Suppose I have a loss function as a polynomial with its variables being the weights of a network I wish to tune. Now, we want to find the minima of the loss function - so basically argmin.

In ML, we simple use SGD with any initialization. But consider this: we take a few $n$ random combinations of weights and plot a visual graph (not to be confused with computation graph) where we find the local minimas of the graph (basically any point surrounded by larger point values would be minima). We store the weights (value of the variables in the polynomial) used for each point in the graph in a data structure.

Theoretically, if $n$ is big enough to be computationally efficient while being quite descriptive, we can simply take the weights of a random minima as initialization to the network and then perform SGD on it to converge to a global minima (hopefully).

This method would be quite faster since the initialization is better, and we don't need to compute for large values of $n$ - simply having a decent enough estimate. SGD would finally be used with a low learning rate to give the final push and we can be done with easier and faster.

So why don't we do this instead of having random initialization? is there theoretical basis on which this can't work?

  • $\begingroup$ AFAIK, Just Random Initialization (not your method) is not used, because it leads to either saturation or the variance in activations and gradients keeps decreasing. For reference $\endgroup$ May 30 at 5:53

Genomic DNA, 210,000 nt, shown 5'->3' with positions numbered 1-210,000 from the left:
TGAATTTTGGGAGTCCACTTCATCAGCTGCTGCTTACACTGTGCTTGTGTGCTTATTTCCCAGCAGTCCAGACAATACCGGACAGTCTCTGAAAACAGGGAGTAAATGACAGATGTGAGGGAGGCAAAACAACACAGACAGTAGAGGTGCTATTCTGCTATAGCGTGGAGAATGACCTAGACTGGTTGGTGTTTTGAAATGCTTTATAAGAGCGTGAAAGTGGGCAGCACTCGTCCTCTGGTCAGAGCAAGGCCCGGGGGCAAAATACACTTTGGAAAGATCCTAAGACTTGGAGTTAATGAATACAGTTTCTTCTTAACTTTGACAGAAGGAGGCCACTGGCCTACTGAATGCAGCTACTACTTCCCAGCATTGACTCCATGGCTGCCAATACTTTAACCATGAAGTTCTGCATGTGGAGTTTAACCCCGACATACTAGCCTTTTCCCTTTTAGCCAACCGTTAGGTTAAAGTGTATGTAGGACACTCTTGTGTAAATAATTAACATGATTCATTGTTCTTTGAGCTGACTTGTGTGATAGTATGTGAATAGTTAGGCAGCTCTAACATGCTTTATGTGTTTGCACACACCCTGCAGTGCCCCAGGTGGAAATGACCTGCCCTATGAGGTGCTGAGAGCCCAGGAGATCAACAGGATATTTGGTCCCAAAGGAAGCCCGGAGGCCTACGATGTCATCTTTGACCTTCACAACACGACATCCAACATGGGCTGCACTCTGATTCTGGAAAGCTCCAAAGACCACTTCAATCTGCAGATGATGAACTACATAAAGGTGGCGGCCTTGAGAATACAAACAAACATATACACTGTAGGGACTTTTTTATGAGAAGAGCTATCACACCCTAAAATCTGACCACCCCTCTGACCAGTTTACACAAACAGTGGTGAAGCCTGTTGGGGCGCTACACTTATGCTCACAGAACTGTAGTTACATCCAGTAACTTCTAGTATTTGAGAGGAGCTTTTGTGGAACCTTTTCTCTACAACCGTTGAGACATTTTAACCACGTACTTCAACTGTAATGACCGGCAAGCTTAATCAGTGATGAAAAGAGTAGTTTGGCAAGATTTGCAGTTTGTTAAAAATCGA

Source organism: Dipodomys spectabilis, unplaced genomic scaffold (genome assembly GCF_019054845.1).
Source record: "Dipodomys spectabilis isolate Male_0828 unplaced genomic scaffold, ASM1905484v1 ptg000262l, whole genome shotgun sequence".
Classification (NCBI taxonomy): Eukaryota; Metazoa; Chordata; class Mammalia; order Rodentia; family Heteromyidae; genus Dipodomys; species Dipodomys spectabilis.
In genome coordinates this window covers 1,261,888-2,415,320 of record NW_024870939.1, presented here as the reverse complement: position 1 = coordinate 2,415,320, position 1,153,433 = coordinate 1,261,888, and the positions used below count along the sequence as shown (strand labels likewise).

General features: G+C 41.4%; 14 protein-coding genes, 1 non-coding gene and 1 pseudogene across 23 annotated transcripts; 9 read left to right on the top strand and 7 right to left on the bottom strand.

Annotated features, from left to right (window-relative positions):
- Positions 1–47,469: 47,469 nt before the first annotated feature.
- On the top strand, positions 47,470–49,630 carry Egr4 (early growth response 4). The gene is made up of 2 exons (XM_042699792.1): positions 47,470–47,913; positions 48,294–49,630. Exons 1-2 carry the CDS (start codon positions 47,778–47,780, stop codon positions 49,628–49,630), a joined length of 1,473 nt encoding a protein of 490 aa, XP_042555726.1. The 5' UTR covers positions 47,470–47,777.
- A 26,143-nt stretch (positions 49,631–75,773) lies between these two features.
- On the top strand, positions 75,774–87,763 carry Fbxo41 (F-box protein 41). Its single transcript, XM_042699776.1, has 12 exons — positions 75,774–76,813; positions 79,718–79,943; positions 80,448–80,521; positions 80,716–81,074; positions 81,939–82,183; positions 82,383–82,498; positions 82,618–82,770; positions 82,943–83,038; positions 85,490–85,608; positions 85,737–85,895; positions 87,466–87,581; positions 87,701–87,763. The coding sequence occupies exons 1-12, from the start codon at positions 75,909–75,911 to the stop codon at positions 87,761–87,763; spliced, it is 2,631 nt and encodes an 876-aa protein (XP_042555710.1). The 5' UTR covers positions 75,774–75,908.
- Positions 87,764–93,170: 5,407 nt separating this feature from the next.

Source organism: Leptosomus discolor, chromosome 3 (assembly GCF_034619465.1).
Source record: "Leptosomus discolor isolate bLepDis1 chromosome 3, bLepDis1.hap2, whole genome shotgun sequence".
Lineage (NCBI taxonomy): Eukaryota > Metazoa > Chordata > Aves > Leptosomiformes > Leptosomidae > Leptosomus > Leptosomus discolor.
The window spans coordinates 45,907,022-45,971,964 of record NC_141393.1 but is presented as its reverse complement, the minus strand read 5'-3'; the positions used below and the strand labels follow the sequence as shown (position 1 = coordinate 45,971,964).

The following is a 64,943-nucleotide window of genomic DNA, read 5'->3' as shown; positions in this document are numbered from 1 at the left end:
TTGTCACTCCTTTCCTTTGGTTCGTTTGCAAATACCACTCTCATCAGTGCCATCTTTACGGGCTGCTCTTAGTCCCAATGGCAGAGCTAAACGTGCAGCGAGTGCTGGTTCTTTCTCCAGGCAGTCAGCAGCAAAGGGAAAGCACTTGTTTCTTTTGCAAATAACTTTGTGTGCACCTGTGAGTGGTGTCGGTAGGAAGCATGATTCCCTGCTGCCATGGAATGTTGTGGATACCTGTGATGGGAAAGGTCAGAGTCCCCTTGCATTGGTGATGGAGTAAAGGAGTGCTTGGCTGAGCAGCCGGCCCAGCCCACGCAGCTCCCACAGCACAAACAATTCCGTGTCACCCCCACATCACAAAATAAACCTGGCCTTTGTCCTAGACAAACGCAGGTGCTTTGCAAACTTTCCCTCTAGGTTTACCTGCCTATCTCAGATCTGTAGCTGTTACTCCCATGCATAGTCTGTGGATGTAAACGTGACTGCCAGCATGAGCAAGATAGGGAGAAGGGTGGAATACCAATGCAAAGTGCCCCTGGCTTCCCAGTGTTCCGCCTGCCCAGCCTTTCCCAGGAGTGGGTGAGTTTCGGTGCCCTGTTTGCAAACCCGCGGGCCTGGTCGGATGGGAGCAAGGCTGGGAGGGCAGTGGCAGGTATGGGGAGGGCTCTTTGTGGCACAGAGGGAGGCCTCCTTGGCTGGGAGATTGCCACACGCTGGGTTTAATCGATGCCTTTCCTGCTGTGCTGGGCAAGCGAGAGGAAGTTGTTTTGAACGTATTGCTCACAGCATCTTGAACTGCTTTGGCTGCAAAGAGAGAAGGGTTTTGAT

• $\begingroup$ Are you suggesting that you do some kind of up-front random parameter search of a limited number of parameters before training the model? It's an interesting idea, but I suspect the trade-off of how large $n$ needs to be would prevent this from being useful. $\endgroup$ May 31 at 9:52
  • $\begingroup$ @DavidHoelzer possibly yeah, but I expect the $n$ would have to be tuned as to be computationally viable - I see that it's much better to have a larger value of $n$ because substitution is much faster than backpropogating with SGD. Maybe, it might actually offset the time + computation because then SGD would converge extremely fast - but I guess it has to be tested. Maybe a good research topic, eh? I might try pitching it to professors to see what their opinions are about this. $\endgroup$
    – neel g
    May 31 at 11:26
  • $\begingroup$ I don't want to discourage you from it. It's interesting, but it feels like a monte carlo approach to possibly saving some time, but there's no guarantee that you're not still stuck in local minima. $\endgroup$ May 31 at 14:16

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